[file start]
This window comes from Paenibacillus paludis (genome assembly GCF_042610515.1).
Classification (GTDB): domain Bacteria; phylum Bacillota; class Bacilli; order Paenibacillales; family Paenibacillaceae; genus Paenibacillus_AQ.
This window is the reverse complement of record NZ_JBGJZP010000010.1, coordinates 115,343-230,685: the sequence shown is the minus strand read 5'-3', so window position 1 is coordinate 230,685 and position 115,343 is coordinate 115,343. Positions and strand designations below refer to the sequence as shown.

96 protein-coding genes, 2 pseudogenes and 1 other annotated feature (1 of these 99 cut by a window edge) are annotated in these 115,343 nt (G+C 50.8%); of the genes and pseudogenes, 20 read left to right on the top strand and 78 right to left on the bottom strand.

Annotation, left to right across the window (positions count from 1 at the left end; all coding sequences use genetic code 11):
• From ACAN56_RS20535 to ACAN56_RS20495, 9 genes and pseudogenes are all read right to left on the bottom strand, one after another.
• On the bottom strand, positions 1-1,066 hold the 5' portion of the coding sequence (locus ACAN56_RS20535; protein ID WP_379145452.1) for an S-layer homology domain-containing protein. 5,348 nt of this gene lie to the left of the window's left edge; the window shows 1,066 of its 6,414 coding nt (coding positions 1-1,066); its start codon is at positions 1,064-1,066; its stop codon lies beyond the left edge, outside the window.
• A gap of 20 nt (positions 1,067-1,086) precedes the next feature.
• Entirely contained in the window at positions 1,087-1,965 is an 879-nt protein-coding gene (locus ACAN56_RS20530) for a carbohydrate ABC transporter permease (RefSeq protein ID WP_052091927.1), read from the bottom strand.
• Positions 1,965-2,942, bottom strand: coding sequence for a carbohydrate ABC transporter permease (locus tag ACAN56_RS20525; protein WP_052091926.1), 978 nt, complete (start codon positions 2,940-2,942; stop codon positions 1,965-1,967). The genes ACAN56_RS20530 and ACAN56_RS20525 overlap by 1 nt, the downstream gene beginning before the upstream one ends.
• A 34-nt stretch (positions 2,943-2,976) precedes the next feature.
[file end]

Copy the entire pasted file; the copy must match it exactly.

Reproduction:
This window comes from Paenibacillus paludis (genome assembly GCF_042610515.1).
Classification (GTDB): domain Bacteria; phylum Bacillota; class Bacilli; order Paenibacillales; family Paenibacillaceae; genus Paenibacillus_AQ.
This window is the reverse complement of record NZ_JBGJZP010000010.1, coordinates 115,343-230,685: the sequence shown is the minus strand read 5'-3', so window position 1 is coordinate 230,685 and position 115,343 is coordinate 115,343. Positions and strand designations below refer to the sequence as shown.

96 protein-coding genes, 2 pseudogenes and 1 other annotated feature (1 of these 99 cut by a window edge) are annotated in these 115,343 nt (G+C 50.8%); of the genes and pseudogenes, 20 read left to right on the top strand and 78 right to left on the bottom strand.

Annotation, left to right across the window (positions count from 1 at the left end; all coding sequences use genetic code 11):
• From ACAN56_RS20535 to ACAN56_RS20495, 9 genes and pseudogenes are all read right to left on the bottom strand, one after another.
• On the bottom strand, positions 1-1,066 hold the 5' portion of the coding sequence (locus ACAN56_RS20535; protein ID WP_379145452.1) for an S-layer homology domain-containing protein. 5,348 nt of this gene lie to the left of the window's left edge; the window shows 1,066 of its 6,414 coding nt (coding positions 1-1,066); its start codon is at positions 1,064-1,066; its stop codon lies beyond the left edge, outside the window.
• A gap of 20 nt (positions 1,067-1,086) precedes the next feature.
• Entirely contained in the window at positions 1,087-1,965 is an 879-nt protein-coding gene (locus ACAN56_RS20530) for a carbohydrate ABC transporter permease (RefSeq protein ID WP_052091927.1), read from the bottom strand.
• Positions 1,965-2,942, bottom strand: coding sequence for a carbohydrate ABC transporter permease (locus tag ACAN56_RS20525; protein WP_052091926.1), 978 nt, complete (start codon positions 2,940-2,942; stop codon positions 1,965-1,967). The genes ACAN56_RS20530 and ACAN56_RS20525 overlap by 1 nt, the downstream gene beginning before the upstream one ends.
• A 34-nt stretch (positions 2,943-2,976) precedes the next feature.